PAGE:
On April 13, 1873, violence erupted in Colfax, Louisiana. The White League, a paramilitary group intent on securing white rule in Louisiana, clashed with Louisiana's almost all-black state militia. The resulting death toll was staggering. Only three members of the White League died. But some 100 black men were killed in the encounter. Of those, nearly half were murdered in cold blood after they had already surrendered. The incident once again showed President Ulysses S. Grant how hard it would be to guarantee the rights and the safety of blacks in the South.
Since the end of the Civil War, the Ku Klux Klan and other white supremacist organizations had been growing in strength in the South. Prior to the war, white Southern Democrats had enjoyed a great deal of governmental power. But when the war ended, Democrats were no longer powerful. Northern Republicans controlled the nation's government. They placed federal troops in Southern cities to keep that control. Southerners deeply resented this imposition.
Two laws that Southern Democrats hated were the Fourteenth and Fifteenth Amendments. The Fourteenth Amendment granted citizenship to blacks and declared that no state was to deprive them of "life, liberty, or property." The Fifteenth Amendment prevented a state from denying the vote to any person because of their race. Together, these laws guaranteed blacks equal citizenship. Southern Democrats, however, feared that blacks would not only vote Republican, but would be considered equal to their white former masters.
Conflicts between Republicans and Democrats in Louisiana were particularly frequent in 1872. That year, the state election produced two governors, both claiming to be the legitimate one. When the federal government supported the Republican governor by sending federal troops to Louisiana, the white residents of the state refused to cooperate.
Louisiana whites formed their own "shadow" government and their own army, the White League. The White League, similar to the Ku Klux Klan, intimidated and attacked Republicans and blacks all over the state. While the worst violence occurred in Colfax, other incidents were sparked in Coushatta, when the White League murdered six Republicans, and in New Orleans, when 30 were killed and 100 more wounded.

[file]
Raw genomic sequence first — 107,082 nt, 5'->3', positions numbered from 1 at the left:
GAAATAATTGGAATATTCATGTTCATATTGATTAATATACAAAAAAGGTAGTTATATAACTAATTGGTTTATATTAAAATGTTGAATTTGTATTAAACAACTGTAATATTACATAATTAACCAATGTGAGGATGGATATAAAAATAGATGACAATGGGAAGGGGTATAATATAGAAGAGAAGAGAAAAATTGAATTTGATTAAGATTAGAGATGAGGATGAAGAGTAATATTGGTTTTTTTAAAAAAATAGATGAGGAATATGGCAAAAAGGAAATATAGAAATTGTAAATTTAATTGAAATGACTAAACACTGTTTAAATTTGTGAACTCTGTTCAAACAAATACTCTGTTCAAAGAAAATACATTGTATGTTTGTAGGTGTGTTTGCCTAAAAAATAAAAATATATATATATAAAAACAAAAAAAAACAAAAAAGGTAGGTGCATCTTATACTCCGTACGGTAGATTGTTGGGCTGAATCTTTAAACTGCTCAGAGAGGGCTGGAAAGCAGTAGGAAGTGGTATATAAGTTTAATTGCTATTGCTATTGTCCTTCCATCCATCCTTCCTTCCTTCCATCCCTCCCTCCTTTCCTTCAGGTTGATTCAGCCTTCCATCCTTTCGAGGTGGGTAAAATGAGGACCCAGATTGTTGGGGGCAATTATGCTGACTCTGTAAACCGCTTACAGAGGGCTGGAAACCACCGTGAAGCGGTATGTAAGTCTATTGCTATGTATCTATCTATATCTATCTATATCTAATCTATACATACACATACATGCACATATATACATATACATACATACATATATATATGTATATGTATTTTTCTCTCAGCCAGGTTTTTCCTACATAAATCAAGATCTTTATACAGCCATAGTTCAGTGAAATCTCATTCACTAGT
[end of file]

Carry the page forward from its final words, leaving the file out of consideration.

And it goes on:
In response to these incidents and others throughout the South, President Grant ordered federal troops to restore order. But most of the relief was temporary. After Colfax, the federal government convicted only three whites for the murders. In the end, they were freed when the U.S. Supreme Court declared that they had been convicted unconstitutionally. The battle over Reconstruction and the rights of blacks would continue.
Cuba's Communist leader defied the odds, surviving his Soviet benefactors, the wrath of U.S. presidents, two diplomatic crises and assassination attempts.
A biography of the 41st U.S. president, from his service in WWII to his days in the Oval Office. Part of the award-winning Presidents Collection.
The U.S. government's response to the Holocaust was slow and fueled by complex social and political factors.
A president who rose from a broken childhood to become one of the most successful politicians in modern American history, and one of the most complex and conflicted characters to ever stride across the public stage.
The bizarre saga of the Symbionese Liberation Army and Patty Hearst's kidnapping and conversion to her captors' cause.
Clemente was an exceptional baseball player whose career sheds light on larger issues of immigration, civil rights and cultural change.
The life of the president who saw himself as the heroic defender of the "shining city on a hill." Part of the award-winning Presidents Collection.
The life story of Aimee Semple McPherson, religious evangelist instrumental in bringing conservative Protestantism into mainstream culture.